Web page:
When something is open source, that means that all of the resources that the creators used are available for anyone else to use, either for their own projects or to customize and improve upon the work that was already done. While the concept of something being open source has traditionally been applied to software, it really didn’t take long for the term to to be co-opted for all types of new technologies and ideas. Today there are open sourced plans for hardware, open sourced scientific research, open sourced encyclopedias and even open sourced music. And now there is open sourced home furnishings, designed to be made by anyone, anywhere with easy to access technology and materials.
The FABrics project was created by Ningal, an Israeli designer, artist, maker and graduate of Holon Institute of Technology. The work of Ningal is inspired by the world around her, and she says that she is especially fond of working with basic, traditional raw materials and using them in new ways with the newest technologies available to her. Her concept behind creating the FABrics designs was to create a collection of easy to make home furnishings that can be made from virtually any locally sourced materials that can be customized by the maker who is assembling them.
The first two designs are a pair of chairs, each made from simple plywood, some pieces of strong leather and held together with a handful of 3D printed connectors. All of the materials are relatively simple to find just about anywhere these days, as are the tools needed to make them. The plywood can be cut using a basic CNC router, while the leather can be laser-cut using a basic laser engraver. Both machines are commonly found as standard equipment in just about any FabLab or MakerSpace anywhere in the world. The 3D printed connectors are simple models that are fast and easy to print. When made from a strong material like ABS they are more than sturdy enough to hold everything together nicely.
“In a time when DIY culture and the Maker Movement are emerging in response to commercially manufactured products, FABrics Chairs are open-source furniture the ‘consumer’ produces at home. This open-source model is based on a more decentralized model of production, in contrast with more centralized models such as those typically used by commercial manufacturing companies,” Ningal wrote on her project at Core77.
Ningal designed two different styles of chair, the Enzo Chair, which has a modern, simpler and more organic shape to it and the Martha Chair, which is a slightly more traditional chair design with a more defined back. Both chairs can be fabricated from just about any type of plywood, but the samples made by Ningal are made from a cheap and easy to find birch wood that will look great in just about any room. However, Ningal encourages makers to customize the chairs to their own, specific tastes using their own preferred materials. They can use any type of wood, either purchased or reclaimed, and it can be stained, painted or even left bare for a modern, industrial feel.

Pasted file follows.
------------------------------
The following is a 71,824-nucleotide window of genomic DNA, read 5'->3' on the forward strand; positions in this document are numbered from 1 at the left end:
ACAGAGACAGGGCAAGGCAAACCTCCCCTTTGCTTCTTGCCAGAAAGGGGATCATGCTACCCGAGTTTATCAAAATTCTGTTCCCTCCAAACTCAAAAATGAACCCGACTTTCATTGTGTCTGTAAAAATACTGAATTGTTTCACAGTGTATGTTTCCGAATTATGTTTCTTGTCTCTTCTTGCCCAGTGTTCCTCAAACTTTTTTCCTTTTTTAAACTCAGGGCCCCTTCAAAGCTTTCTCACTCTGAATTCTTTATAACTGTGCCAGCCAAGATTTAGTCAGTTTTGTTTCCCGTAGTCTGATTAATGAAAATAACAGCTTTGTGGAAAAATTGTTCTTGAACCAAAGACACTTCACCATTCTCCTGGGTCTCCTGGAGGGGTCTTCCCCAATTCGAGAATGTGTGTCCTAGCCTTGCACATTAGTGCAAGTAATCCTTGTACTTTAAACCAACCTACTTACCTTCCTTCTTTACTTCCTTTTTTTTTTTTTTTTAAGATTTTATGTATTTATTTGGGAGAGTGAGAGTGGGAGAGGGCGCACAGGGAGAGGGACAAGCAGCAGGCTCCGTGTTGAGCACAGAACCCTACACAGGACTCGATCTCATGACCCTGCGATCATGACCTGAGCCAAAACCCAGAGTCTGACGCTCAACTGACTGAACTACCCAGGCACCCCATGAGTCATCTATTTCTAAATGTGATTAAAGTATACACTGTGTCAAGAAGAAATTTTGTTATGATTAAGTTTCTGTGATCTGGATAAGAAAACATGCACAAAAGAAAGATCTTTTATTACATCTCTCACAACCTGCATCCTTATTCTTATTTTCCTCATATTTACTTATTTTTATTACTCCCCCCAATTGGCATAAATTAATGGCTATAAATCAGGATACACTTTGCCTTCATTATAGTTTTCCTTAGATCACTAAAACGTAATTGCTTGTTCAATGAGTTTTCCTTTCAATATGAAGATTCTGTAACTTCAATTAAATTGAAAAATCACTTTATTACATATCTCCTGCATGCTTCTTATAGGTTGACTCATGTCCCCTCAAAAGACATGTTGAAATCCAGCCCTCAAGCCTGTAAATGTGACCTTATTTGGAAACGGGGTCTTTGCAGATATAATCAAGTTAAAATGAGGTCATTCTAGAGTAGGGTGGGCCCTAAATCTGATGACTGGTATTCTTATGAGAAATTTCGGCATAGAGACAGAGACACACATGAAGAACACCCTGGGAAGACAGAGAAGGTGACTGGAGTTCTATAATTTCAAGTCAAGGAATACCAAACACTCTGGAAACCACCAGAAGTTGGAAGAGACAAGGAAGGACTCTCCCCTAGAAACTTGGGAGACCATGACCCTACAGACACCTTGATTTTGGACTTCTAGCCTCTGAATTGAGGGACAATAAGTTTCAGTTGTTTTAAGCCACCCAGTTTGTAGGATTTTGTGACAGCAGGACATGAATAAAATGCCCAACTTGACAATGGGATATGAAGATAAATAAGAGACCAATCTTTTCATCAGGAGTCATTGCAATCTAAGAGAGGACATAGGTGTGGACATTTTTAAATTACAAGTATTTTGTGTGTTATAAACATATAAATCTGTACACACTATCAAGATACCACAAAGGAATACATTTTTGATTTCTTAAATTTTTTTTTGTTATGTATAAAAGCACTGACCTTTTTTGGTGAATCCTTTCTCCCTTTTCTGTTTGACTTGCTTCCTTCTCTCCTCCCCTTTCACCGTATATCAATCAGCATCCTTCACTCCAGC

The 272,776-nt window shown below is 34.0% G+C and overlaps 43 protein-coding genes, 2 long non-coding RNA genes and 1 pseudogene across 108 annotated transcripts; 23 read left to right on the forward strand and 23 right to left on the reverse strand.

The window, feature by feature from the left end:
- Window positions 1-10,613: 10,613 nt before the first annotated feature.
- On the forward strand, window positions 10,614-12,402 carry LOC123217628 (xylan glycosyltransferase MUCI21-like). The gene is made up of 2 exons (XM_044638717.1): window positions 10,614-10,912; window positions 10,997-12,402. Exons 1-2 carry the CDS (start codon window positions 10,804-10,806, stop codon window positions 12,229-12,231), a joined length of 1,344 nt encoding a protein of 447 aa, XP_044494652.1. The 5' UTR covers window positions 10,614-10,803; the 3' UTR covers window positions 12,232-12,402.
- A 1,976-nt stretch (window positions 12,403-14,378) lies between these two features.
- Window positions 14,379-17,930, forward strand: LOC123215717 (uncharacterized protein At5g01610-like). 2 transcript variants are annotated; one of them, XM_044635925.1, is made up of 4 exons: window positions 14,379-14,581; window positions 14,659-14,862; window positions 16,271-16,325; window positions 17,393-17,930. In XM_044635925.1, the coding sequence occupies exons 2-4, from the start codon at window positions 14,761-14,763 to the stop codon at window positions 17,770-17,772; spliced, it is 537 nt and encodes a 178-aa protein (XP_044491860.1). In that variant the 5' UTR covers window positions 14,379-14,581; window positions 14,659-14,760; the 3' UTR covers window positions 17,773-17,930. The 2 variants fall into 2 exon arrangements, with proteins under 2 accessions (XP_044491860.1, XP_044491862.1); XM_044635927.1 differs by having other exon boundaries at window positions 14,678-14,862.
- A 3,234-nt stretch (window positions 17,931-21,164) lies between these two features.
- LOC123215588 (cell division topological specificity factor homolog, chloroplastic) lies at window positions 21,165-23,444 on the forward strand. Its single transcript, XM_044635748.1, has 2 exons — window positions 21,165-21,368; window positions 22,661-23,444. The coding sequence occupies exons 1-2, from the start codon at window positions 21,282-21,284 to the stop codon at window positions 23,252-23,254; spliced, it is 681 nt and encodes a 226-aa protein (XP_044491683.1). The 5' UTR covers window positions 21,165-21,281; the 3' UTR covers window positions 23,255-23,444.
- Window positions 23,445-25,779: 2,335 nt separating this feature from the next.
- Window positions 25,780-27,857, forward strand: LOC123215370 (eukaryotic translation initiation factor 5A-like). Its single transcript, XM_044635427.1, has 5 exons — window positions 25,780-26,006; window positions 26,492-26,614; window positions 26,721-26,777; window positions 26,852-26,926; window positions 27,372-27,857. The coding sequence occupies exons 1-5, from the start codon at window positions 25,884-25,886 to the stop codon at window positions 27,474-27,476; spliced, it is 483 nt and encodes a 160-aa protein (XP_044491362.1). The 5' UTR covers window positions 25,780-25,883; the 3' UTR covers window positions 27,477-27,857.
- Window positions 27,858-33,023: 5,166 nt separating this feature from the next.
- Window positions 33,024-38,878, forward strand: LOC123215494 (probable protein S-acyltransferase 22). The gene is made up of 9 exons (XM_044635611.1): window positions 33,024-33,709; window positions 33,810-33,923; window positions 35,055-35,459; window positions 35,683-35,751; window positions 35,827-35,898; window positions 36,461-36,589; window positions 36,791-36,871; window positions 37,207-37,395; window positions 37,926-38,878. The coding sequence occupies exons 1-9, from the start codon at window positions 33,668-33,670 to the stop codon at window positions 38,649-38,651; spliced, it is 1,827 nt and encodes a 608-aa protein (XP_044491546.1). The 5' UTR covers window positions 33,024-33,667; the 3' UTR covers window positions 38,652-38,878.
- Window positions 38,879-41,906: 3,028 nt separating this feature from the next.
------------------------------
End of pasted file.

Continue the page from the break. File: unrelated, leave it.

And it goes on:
The leather can be stained any color, even a variety of colors, and it can even be stamped or crimped to give it some texture. While the plans for both chairs call for leather to be used for the seat, it would be relatively simple to adapt the design for other materials. The maker can use cheaper materials like vinyl or canvas, as long as it is strong enough to support someone sitting in it. Additionally, the 3D printed connectors can be printed in any color so it matches, contrasts or complements the rest of the materials.
Ningal will be exhibiting her open sourced FABrics furnishings at the upcoming Fuorisalone 2016, an international furniture fair taking place all this week, April 12th to the 17th in Milan, Italy. FABrics will be featured in the RAW EXHIBITION of SBODIO 32, held at the Ventura Design District in Lambrate. You can learn more about FABrics and their designer Ningal on her website. Discuss in the FABrics & 3D Printing forum over at 3DPB.com.
You May Also Like
What’s the Deal with BASF Partnering with Shapeways on 3D Printing Materials?
In the fall of 2019, BASF 3D Printing Solutions, a 3D printing material and services supplier and subsidiary of BASF New Business GmbH, introduced Forward AM, a new corporate brand presence....
Sculpteo Now Officially Part of BASF, an Interview with Clément Moreau
With a market cap of $52B, German chemical giant BASF is near the top of the food chain within the 3D printing industry. It sits just below GE, with its...
Where’s the 3D Printed Beef? New Tech 3D Prints 50 Vegan Steaks per Hour
Over the last decade, we have witnessed a series of positive trends in the food industry. From the invention of the first-ever 3D-printed, plant-based burgers to discovering how to personalize...
Greater Potential for Artificial Intelligence in Additive Manufacturing
Researchers from China continue in the quest to continually top 3D printing capabilities, adding complex layers with other technologies into the fold, as detailed in the recently published ‘Smart additive...
View our broad assortment of in house and third party products.